‘Selfish’ southerners put lives, livelihoods at risk
"SELFISH" Victorians are endangering Queensland lives by trying to flood in to the Sunshine State in defiance of tough border travel restrictions, the Gold Coast's top cop says.
As the number of coronavirus cases in Victoria continues to soar, Queensland tourism leaders fear another border closure caused by a second wave here would be "catastrophic" to the industry.
More than 1000 people travelling from Victoria have been busted trying to make it through Queensland's border force checkpoints in the four days since the state eased restrictions on all states except Victoria.
Across the weekend, 850 travellers were turned away at Queensland's road border checkpoints and that number swelled further yesterday with 82 on the Gold Coast alone.
The Gold Coast's top cop, Chief Superintendent Mark Wheeler, slammed the behaviour of travellers ignoring the state's border restrictions on anyone who has been in Victoria in the past 14 days.
"It's frustrating, it's disappointing and it's selfish, reckless behaviour that poses a danger to our community," he said.
"This is a perfect example of why we are having to have these border checkpoints.
"We're not trying to make people's live difficult - we're trying to save them."
Queensland Police Deputy Commissioner Steve Gollschewski said the state was not out of the woods yet and officers would remain vigilant at border checkpoints.
"I think the lesson for all of us on what's happened out of Victoria and what we've seen in other jurisdictions is you just can't take your eye off the ball with this," he said.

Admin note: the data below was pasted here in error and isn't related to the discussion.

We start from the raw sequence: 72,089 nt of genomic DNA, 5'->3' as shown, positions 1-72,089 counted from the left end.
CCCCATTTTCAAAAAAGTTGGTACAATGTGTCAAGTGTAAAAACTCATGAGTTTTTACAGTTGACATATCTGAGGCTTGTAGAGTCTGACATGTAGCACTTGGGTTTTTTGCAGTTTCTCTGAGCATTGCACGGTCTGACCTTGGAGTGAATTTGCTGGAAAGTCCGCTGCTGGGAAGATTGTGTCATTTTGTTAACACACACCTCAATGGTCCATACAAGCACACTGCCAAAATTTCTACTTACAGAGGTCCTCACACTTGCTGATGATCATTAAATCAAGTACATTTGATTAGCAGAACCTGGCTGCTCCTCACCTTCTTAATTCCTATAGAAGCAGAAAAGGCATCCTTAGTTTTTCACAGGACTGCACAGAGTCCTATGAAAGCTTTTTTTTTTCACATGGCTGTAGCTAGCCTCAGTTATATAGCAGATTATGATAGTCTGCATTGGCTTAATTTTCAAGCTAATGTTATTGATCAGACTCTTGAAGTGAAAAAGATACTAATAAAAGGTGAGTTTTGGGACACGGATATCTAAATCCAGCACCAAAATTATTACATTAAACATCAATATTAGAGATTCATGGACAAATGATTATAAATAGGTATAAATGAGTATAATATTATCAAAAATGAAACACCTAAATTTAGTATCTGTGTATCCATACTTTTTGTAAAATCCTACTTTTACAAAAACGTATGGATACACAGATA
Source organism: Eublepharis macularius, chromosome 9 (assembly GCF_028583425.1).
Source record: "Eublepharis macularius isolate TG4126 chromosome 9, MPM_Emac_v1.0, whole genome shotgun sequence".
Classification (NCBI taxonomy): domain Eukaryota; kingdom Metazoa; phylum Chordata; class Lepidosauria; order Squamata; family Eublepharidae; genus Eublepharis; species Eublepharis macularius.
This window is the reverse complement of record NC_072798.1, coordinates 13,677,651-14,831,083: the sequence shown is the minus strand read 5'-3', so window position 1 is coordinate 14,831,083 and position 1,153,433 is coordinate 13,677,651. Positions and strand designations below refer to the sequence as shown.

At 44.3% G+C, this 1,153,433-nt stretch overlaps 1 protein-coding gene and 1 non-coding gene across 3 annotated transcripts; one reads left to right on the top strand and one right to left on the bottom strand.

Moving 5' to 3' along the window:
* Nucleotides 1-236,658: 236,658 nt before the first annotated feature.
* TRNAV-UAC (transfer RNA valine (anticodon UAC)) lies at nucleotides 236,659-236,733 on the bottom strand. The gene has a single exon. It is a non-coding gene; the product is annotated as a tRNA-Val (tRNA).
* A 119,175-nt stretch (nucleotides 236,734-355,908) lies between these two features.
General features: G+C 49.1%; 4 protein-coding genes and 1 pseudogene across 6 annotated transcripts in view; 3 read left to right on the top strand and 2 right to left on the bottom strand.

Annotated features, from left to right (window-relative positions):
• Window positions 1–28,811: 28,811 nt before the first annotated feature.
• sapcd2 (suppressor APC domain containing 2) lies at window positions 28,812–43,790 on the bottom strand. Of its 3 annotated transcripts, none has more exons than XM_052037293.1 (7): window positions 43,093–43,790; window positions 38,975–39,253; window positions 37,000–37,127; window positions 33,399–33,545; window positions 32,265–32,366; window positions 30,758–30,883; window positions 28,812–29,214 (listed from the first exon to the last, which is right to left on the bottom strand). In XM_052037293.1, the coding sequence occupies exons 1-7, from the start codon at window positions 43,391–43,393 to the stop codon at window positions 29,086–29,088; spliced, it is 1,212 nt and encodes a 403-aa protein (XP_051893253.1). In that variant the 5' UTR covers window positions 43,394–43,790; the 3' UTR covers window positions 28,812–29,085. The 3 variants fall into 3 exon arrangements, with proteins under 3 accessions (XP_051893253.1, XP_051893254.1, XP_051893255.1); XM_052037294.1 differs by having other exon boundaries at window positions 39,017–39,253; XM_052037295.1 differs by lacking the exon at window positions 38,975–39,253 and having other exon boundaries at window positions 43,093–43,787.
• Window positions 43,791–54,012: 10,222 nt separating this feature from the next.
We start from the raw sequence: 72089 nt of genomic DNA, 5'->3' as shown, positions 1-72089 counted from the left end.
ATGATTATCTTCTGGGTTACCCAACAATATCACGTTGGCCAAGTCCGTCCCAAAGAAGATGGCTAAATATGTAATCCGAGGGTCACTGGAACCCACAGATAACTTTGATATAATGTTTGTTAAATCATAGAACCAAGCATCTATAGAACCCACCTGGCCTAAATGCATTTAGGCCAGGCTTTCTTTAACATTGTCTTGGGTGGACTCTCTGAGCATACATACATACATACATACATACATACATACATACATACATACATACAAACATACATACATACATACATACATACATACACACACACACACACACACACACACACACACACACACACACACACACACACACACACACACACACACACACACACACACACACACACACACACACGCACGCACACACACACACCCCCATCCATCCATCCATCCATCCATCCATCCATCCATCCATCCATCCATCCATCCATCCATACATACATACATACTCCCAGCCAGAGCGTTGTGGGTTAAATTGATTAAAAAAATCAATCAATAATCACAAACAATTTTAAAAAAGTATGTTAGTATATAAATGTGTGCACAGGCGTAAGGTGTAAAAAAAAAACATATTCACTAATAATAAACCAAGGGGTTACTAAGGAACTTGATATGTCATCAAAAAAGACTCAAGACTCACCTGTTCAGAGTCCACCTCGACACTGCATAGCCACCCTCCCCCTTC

"There is no time for complacency - this is not over.
"We all have to be very vigilant."
Queensland police are also questioning interstate arrivals over whether they have visited the Crossroads Hotel in western Sydney, where an outbreak has led to a spike in cases in NSW.
So far no arrivals to Queensland by road have been linked to the outbreak or turned away at the border.
Queensland Tourism Industry Council CEO Daniel Gschwind said holiday-makers and operators were wary of the escalating situation in southern states and warned of catastrophic impacts if another outbreak in the Sunshine State forced borders to again close.
"It would destroy whatever slowly-building confidence the sector has managed to regain," he said.
"At the moment we're holding on to that lifeline (of open borders) and if that were to be cut off, it would be catastrophic.
"It's a very serious situation and we appreciate the importance of the border checkpoints, so we hope people can understand why they might be facing delays coming here and just be patient."
Asked about the prospect of again closing borders to all interstate travel, Queensland Health Minister and Deputy Premier Steven Miles said the Government would "continue to act on the latest health advice to keep Queenslanders safe".
"The Chief Health Officer is keeping a close watch on community transmission rates in Victoria and NSW and will advise if any further measures need to be put in place," he said.
So far, tens of thousands of dollars in fines have been issued to travellers from Victoria busted lying about their whereabouts as they tried to enter Queensland.
The fines included more than $24,000 to a group of six people in a mini-van who were refused entry twice in the space of 24 hours and later found to have falsified border declarations.
Yesterday a woman was also fined more than $4000 after telling police she had not been in Victoria during the past fortnight when she had in fact travelled extensively through known Victorian hot spots.
- Additional reporting by Elise Williams and Jack McKay
Originally published as 'Selfish' southerners put lives, livelihoods at risk